This post is a part of a series on COVID-19 and the Coronavirus Pandemic
During the early weeks of the pandemic several visual epidemiological models were reproduced across multiple media for public understanding and persuasion: the exposure curve and the contagion graphic and COVID-19 projection curves. Using models as predictive tools to “flatten the curve” became public shorthand for the reasoning behind behavioral parameters for pandemic mitigation including social distancing measures, mask-wearing, and stay-home orders. This infusion of evidence-based science into political action and policy was heartening and commendable.
While models are useful for guiding rapid public health responses, they are based on utilitarian thinking: the best outcome for the population as whole. They are broad brush approaches to guide emergency planning by relying on statistical modeling assumptions. They narrow the social realm to a calculable entity, homogenized such that cultural diversities fall aside. While during this crisis it’s judicious to consider the population overall, there is ample evidence to suggest that some communities are bearing a disproportionate health burden in this grand social experiment. Understanding negative health outcomes falling outside of the statistical curve, or metaphorically speaking, “fattening” the curve, will be an important goal for future research.
During the initial “stay-home” phase of the pandemic, some communities, such as African American and Native American communities, have experienced much higher infection and death rates than the population as a whole. This has been attributed to preexisting health disparities, such as the elevated prevalence of diabetes, obesity, and heart disease. While poverty and health inequities often align, I suspect this only tells a partial story of the pandemic’s toll on vulnerable communities. The primary tool given to “flatten the curve” and lower transmission was: to stay home, social distance, hand wash often and wear a mask. These were generic individual behavior modification decisions making them social context indifferent.
Communities, however, are not collections of individuals. Cultural norms and practices don’t easily conform to a monocultural behavior template mandated or suggested by government officials. After the pandemic subsides, we need to build reliable knowledge on the ground about successes and failures in “flattening the curve” in the hardest hit communities during the early phase of the pandemic. What social rhythms were disrupted and what suggested behavior modifications were difficult? Were they related to infrastructure (i.e. running water, transportation), patterns of financial support (i.e. hazardous employment, paydays), extended family living and caregiving, distrust of government, religious commitments, or other culturally specific activities?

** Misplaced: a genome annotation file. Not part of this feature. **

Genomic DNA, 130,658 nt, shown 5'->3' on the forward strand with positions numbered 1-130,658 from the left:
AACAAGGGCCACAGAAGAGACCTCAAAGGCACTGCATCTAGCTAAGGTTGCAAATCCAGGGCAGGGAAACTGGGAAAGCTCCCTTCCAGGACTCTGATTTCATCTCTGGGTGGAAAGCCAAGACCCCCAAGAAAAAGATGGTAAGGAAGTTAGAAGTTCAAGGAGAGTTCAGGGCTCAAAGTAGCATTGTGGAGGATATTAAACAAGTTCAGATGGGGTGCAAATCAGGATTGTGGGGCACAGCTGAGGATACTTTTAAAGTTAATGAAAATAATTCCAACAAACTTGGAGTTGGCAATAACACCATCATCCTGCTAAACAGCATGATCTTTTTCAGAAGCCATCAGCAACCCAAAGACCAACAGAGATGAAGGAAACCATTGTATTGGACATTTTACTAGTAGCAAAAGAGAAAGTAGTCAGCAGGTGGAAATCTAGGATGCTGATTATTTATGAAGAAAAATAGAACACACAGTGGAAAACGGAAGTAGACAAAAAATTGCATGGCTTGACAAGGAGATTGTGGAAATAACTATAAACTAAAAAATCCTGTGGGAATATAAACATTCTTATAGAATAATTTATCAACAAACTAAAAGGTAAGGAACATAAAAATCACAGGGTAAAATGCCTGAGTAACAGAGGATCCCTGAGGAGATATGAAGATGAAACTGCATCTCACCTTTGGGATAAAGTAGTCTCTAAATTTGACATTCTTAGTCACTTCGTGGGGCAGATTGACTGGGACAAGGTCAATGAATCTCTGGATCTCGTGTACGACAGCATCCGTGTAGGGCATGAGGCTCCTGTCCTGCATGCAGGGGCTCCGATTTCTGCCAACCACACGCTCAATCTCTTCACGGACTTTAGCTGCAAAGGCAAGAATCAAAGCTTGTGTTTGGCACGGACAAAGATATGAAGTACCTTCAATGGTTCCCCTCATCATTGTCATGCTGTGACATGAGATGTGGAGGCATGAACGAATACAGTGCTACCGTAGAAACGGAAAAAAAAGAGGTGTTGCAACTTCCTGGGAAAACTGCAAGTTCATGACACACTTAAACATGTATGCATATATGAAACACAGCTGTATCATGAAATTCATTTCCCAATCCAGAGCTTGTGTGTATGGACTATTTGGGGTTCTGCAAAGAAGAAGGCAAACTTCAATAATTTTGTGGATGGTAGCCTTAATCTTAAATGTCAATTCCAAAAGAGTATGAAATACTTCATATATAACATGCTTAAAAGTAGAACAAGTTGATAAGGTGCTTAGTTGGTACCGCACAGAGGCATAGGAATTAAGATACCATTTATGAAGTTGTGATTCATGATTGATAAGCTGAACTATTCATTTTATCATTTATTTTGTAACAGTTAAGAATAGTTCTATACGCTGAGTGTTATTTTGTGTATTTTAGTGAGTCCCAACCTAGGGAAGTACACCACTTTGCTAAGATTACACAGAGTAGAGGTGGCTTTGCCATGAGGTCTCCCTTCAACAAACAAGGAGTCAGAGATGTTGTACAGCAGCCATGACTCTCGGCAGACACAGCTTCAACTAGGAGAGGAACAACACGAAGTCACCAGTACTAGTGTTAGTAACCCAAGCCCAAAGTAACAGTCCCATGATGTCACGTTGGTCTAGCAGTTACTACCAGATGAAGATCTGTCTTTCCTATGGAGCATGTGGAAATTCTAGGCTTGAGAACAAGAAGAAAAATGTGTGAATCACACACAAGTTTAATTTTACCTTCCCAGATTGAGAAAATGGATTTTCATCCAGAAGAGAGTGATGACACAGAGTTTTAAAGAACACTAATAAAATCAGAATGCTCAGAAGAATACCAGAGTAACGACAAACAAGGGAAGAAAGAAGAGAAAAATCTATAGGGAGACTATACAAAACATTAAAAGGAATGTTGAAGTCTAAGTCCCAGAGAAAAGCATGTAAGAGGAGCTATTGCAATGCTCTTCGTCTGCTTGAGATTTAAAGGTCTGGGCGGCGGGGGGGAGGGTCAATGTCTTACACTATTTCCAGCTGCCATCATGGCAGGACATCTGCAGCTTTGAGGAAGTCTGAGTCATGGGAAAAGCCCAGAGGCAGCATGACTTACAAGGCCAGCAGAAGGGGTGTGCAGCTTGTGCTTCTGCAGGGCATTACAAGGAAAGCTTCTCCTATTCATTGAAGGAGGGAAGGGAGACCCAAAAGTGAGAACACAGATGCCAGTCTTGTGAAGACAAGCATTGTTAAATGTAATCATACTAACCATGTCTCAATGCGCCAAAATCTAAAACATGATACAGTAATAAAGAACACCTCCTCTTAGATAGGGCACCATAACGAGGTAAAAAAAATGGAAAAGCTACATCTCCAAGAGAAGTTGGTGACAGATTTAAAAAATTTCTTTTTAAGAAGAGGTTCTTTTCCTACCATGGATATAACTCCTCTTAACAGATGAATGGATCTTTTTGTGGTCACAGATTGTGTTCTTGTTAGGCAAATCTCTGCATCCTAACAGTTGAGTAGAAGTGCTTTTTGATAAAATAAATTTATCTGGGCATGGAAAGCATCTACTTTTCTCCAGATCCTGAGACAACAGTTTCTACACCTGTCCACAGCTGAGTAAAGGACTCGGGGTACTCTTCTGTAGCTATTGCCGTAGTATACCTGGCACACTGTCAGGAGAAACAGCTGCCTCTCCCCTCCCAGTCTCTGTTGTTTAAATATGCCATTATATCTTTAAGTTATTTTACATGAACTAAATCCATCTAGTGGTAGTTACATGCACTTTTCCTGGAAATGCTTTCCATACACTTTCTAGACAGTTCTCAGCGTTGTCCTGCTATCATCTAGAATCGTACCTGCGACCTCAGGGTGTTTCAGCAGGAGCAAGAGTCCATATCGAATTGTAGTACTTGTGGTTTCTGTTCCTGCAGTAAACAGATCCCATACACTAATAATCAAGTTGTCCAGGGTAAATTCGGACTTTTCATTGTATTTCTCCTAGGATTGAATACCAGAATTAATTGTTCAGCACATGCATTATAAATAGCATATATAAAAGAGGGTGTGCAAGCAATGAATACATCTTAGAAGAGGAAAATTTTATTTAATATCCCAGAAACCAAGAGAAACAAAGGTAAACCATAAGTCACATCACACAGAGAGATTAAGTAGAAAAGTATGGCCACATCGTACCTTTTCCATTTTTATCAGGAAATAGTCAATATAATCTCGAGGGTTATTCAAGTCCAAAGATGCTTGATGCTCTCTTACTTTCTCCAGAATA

Scientists could work with communities most devastated by the virus to understand the disconnect with the one-size-fits-all prescriptive measures during the early phase of the pandemic. This means doing public health research with specific communities, as full participants, from developing the problems set and questions asked about the failures/successes to analyzing both the preliminary health data and deciding what more needs to be understood. This can lead to more effective policy responses based on complexities of more vulnerable communities rather than relying on a one-size-fits-all mathematical model. Understanding disease response and developing better response for better outcomes, requires listening to people. Insights from local engagement can even help make models with local contexts and social norms accounted for making them more effective and predictive.
Funding for post-pandemic research should look to “fatten” the curve, to understand and explain the outlier health data in communities not represented by the statistical models and formulae driven response. Successful research projects will build capacity at the local level such that they can be full participants in hypothesizing, collecting, analyzing data and proposing better practices for limiting exposure and insuring the health of communities. Socially robust science that comes from collaborative research can better inform health recommendations that are deemed valid and trusted by the community.
Learning how to live with viruses and equitably lessening their impact may require different ways of living for more socially-just health outcomes.
Barbara Allen is a Professor in the Department of Science, Technology, and Society at Virginia Tech’s Washington, DC area location in Falls Church, VA. Her research explores the dynamics of citizens and scientists working together to produce science for environmental and regulatory change in polluted or distressed regions in the US and Europe. She is author of over 40 peer-reviewed articles and book chapters and has written or edited three books, including, Uneasy Alchemy: Citizens and Experts in Louisiana Chemical Corridor Disputes (MIT Press 2003) and Dynamics of Disaster: Lessons on Risk, Response, and Recovery (with Rachel Dowty, Routledge 2011).
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